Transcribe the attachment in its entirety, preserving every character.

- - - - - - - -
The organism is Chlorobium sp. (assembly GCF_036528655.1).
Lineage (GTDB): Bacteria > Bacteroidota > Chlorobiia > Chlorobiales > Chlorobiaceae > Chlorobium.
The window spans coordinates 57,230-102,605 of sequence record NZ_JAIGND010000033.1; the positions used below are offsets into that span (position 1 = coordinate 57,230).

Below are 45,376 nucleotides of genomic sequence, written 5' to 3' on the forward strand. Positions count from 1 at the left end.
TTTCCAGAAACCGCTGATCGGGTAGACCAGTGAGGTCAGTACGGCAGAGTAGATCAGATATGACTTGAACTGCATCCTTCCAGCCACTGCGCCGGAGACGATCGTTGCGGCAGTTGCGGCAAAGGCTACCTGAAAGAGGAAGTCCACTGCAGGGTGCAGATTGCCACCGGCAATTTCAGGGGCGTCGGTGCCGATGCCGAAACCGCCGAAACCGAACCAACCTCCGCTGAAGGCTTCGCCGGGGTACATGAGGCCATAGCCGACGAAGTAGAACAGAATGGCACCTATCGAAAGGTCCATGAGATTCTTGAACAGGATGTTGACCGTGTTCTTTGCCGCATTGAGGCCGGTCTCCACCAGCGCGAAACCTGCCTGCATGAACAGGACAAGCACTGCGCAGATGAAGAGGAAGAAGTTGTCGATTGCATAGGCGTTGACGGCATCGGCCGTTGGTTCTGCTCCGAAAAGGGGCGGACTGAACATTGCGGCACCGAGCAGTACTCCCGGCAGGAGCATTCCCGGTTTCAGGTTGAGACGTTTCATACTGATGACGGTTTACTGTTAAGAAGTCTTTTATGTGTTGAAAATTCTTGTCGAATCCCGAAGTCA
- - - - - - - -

The organism is Chlorobium sp. (assembly GCF_036528655.1).
Lineage (GTDB): Bacteria > Bacteroidota > Chlorobiia > Chlorobiales > Chlorobiaceae > Chlorobium.
The window spans coordinates 57,230-102,605 of sequence record NZ_JAIGND010000033.1; the positions used below are offsets into that span (position 1 = coordinate 57,230).

Below are 45,376 nucleotides of genomic sequence, written 5' to 3' on the forward strand. Positions count from 1 at the left end.
TTTCCAGAAACCGCTGATCGGGTAGACCAGTGAGGTCAGTACGGCAGAGTAGATCAGATATGACTTGAACTGCATCCTTCCAGCCACTGCGCCGGAGACGATCGTTGCGGCAGTTGCGGCAAAGGCTACCTGAAAGAGGAAGTCCACTGCAGGGTGCAGATTGCCACCGGCAATTTCAGGGGCGTCGGTGCCGATGCCGAAACCGCCGAAACCGAACCAACCTCCGCTGAAGGCTTCGCCGGGGTACATGAGGCCATAGCCGACGAAGTAGAACAGAATGGCACCTATCGAAAGGTCCATGAGATTCTTGAACAGGATGTTGACCGTGTTCTTTGCCGCATTGAGGCCGGTCTCCACCAGCGCGAAACCTGCCTGCATGAACAGGACAAGCACTGCGCAGATGAAGAGGAAGAAGTTGTCGATTGCATAGGCGTTGACGGCATCGGCCGTTGGTTCTGCTCCGAAAAGGGGCGGACTGAACATTGCGGCACCGAGCAGTACTCCCGGCAGGAGCATTCCCGGTTTCAGGTTGAGACGTTTCATACTGATGACGGTTTACTGTTAAGAAGTCTTTTATGTGTTGAAAATTCTTGTCGAATCCCGAAGTCA